Red Dog is a wonderfully delicious, quintessentially Australian film. It’s a funny, heart-warming story about a legendary dog, if one that presents a romanticised picture of life in the Pilbara in the 1970s. How do I know? Because I was a barmaid at the Mermaid Hotel in Dampier where much of the action takes place.
It was 1977. I had quit my job as a teacher in Hobart, gone to Perth, got the job and hitched a ride to Dampier on a road train, teed up by a friend who knew the driver. I’d answered an ad for barmaids at the Mermaid, was interviewed by someone from the Swan Brewery which owned the pub, who didn’t care that I lacked experience and employed me on the spot.
Red Dog switches back and forth between 1971 and 1979 and I can tell you – regretfully – that it’s not how it was. The gorgeous Pilbara scenery is true blue and the red dust. But all those lovely white blokes? Dinky-di Aussie fellas? And quirkily winsome migrants? It’s not how I remember it.
Forget the caravans and tin sheds. Okay, there might have been some but Dampier was a company town and Hamersley Iron owned everything. There were pre fab, air-conditioned boxes in which families lived, while single men lived in quarters with everything provided, including food which came up in road trains from Perth.
The Mermaid was an air-conditioned brick building by the sea and not the fibro and tin, inland watering hole depicted in the film. It was run by managers with a bevy of barmaids, not by a publican who owned it, who worked behind the bar with his wife and nary a barmaid in sight. There was a big public bar with a jukebox, a saloon and a lounge, but the single men stayed in the public bar, which is where I worked.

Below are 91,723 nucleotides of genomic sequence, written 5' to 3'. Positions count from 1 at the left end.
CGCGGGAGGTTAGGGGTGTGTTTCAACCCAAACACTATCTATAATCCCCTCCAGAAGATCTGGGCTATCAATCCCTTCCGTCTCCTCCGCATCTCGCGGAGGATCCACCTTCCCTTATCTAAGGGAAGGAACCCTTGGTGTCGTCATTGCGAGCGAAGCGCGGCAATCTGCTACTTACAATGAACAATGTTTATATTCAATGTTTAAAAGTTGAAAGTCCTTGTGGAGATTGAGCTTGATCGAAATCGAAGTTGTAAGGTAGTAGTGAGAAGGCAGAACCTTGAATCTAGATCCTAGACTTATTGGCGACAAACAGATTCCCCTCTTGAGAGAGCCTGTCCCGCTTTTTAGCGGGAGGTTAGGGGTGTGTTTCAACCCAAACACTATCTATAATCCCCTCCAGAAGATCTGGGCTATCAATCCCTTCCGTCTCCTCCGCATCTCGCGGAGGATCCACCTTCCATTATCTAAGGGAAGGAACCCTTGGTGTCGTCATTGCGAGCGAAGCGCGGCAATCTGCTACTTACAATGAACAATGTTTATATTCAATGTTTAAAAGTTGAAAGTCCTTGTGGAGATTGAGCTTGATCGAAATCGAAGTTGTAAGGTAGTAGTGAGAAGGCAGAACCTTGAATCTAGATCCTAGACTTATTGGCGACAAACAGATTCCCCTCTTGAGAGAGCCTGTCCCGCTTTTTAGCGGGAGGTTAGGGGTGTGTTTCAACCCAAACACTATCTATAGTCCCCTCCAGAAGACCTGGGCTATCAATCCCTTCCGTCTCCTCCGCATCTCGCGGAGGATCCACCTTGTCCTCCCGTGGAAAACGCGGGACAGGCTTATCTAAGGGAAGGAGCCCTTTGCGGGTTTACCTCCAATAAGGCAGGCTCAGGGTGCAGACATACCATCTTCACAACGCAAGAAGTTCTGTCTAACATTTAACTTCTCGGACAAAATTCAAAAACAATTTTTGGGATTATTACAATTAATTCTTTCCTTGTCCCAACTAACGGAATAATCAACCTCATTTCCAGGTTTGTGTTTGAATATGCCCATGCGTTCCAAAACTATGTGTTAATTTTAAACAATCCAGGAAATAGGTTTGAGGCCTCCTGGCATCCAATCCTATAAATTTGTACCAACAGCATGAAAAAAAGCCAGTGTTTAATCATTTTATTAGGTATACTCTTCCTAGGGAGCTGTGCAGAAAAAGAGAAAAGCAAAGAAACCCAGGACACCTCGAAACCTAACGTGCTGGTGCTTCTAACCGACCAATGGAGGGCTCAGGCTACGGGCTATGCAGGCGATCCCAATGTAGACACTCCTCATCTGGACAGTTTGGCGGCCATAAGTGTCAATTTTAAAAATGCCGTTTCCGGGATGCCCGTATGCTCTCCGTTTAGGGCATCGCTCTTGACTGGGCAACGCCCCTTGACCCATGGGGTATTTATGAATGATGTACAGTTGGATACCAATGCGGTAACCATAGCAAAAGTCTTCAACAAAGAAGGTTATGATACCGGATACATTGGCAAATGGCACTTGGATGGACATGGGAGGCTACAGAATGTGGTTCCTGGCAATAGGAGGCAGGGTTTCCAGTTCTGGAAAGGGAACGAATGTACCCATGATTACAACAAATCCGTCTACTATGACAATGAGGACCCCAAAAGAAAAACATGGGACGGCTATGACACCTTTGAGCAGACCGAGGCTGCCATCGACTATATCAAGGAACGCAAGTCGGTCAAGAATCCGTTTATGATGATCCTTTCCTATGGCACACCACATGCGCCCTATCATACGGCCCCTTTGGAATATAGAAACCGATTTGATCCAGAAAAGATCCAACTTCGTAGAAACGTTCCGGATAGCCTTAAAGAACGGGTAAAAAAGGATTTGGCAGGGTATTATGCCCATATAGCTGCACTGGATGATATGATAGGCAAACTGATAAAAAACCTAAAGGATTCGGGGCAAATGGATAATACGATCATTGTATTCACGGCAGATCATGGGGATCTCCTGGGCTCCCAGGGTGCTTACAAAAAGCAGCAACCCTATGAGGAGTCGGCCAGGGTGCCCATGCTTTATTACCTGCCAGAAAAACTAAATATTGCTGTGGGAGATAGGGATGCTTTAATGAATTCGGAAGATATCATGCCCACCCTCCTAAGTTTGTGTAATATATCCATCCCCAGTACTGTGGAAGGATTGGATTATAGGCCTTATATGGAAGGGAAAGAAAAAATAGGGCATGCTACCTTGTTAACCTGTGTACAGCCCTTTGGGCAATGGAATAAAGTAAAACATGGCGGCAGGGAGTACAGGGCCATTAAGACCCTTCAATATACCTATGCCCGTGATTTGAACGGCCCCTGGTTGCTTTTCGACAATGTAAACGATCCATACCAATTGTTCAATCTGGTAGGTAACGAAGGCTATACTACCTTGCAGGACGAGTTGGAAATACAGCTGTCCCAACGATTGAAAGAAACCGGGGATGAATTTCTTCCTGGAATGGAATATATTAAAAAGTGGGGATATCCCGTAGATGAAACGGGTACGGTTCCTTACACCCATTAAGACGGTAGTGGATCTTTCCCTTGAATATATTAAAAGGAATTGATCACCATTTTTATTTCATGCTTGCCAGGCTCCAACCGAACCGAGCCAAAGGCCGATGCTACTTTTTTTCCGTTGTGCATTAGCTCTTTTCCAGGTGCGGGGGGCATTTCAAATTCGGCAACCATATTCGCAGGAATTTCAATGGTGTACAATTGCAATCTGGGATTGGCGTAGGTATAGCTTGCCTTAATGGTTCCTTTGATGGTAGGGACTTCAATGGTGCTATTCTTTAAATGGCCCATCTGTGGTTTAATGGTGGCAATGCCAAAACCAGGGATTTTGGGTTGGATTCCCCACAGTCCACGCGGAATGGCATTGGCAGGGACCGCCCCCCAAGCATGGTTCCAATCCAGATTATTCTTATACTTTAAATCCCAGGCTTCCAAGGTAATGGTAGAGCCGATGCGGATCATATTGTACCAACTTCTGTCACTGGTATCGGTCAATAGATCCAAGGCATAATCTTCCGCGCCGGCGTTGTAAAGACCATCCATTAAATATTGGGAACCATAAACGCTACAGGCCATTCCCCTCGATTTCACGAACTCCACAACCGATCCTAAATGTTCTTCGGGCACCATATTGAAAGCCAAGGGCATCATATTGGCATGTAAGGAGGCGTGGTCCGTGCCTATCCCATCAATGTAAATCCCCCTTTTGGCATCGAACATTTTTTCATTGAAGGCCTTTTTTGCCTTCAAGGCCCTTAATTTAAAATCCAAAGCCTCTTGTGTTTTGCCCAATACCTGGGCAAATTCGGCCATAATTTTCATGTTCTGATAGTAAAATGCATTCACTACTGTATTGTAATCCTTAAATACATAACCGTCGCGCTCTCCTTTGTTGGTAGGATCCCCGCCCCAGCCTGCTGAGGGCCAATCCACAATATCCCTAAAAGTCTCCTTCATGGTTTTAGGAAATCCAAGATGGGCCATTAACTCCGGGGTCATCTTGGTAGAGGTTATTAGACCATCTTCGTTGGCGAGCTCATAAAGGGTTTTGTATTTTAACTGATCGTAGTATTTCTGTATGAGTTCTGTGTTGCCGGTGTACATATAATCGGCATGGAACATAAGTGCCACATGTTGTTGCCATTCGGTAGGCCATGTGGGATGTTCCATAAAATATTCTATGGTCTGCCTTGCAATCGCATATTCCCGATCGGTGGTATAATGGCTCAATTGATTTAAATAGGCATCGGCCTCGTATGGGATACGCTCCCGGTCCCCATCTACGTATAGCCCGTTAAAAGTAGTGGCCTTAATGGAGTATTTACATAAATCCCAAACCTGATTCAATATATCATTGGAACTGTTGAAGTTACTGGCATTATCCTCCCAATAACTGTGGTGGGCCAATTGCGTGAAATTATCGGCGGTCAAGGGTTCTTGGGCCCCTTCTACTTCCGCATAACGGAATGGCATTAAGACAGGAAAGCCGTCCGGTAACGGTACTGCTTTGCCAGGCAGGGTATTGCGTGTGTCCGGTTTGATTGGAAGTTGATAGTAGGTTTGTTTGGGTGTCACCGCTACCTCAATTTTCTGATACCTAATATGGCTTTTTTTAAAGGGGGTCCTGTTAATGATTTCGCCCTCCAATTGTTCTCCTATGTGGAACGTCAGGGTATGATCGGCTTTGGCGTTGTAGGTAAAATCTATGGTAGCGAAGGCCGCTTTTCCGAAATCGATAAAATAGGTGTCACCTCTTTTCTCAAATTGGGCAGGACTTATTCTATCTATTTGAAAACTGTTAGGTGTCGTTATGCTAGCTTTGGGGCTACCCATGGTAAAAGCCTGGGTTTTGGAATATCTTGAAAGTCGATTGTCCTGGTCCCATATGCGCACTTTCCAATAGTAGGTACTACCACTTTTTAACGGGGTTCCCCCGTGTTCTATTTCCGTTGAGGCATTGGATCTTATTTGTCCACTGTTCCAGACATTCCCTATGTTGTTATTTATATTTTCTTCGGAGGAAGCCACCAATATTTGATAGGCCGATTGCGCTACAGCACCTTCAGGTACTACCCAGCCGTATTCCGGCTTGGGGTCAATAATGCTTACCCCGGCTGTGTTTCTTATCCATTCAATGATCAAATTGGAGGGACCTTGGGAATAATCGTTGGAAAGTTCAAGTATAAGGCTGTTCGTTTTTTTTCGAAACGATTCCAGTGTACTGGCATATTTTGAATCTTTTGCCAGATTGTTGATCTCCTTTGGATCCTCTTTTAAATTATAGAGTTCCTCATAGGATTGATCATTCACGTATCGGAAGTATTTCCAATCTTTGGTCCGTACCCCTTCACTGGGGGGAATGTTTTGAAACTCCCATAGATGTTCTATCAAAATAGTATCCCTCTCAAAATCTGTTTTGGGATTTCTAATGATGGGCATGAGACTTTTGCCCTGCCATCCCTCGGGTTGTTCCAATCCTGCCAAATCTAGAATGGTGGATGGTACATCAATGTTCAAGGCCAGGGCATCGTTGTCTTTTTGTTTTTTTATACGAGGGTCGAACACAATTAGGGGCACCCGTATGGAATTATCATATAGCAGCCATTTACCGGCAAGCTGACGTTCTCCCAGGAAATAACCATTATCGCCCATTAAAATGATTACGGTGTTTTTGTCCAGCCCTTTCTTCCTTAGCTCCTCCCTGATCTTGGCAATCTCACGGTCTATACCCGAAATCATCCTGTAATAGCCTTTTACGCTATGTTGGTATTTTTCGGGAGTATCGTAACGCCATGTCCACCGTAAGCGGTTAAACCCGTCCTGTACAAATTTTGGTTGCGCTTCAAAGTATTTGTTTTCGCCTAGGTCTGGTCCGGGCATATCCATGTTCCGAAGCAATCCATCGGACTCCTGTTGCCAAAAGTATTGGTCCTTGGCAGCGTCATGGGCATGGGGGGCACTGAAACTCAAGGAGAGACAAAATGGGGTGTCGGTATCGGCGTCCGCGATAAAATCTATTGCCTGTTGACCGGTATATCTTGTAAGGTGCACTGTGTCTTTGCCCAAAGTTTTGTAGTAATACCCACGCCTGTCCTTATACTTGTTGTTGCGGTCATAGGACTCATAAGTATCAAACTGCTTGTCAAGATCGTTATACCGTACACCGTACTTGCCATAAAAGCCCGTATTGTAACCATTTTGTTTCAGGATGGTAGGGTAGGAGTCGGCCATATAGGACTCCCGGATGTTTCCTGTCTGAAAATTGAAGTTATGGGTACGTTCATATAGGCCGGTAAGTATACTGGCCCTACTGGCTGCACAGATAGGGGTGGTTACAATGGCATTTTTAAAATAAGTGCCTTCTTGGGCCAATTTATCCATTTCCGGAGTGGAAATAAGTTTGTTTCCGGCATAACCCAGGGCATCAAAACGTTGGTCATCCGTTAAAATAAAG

Like all the barmaids, I shared a small room in a building behind the pub, in my case, with Annie. She was keen on a man in Perth called Henry. One night when she was working and I was in bed, there was a knock on the door. It was Henry.
He came in and perched on the end of my bed and we got talking and in passing he said he hadn’t long been out. Out? “Inside,” he said, shaking his head at my question. He’d been gaoled for rape. I remember thinking that Henry seemed an unlikely name for a rapist, I don’t know why, not that I had one sitting on my bed. Later that night I was woken by the sound of them bonking. Henry stayed for three nights.
I haven’t read Louis de Bernieres book on which Red Dog is based, but in the film, the migrant workers came from everywhere but Yugoslavia, while most of the men I served were Yugoslavs. They got into fights, as in the film, but not over things that made the audience smile, such as the size of a moustache; they got into fights over Balkan politics.
I had some trouble one night when I asked a chap what part of Yugoslavia he came from. “Why,” he asked suspiciously. Well, Serbia, Croatia, Herzegovina, Bosnia and so on. I thought he’d be pleased but not so. He thought I was a plant. Where from or why, I had no idea but most of the Yugoslavs thereafter eyed me askance. Management wasn’t happy either. Barmaids were meant to indulge in banter to keep the punters happy, not engage in politics no matter how rudimentary.
Dampier was a white town and in that the film was true - there was one Asian face in a non-speaking role but otherwise, the cast was Caucasian. Aborigines, when I was there, were not allowed to enter. While it was a company town, I doubt that Hamersley Iron could legally vet who came in, but it was segregation in practice. An exception was made for Torres Strait Islanders on Saturday nights, when busloads of workers from Tom Price would arrive at the Mermaid, among them the Islanders.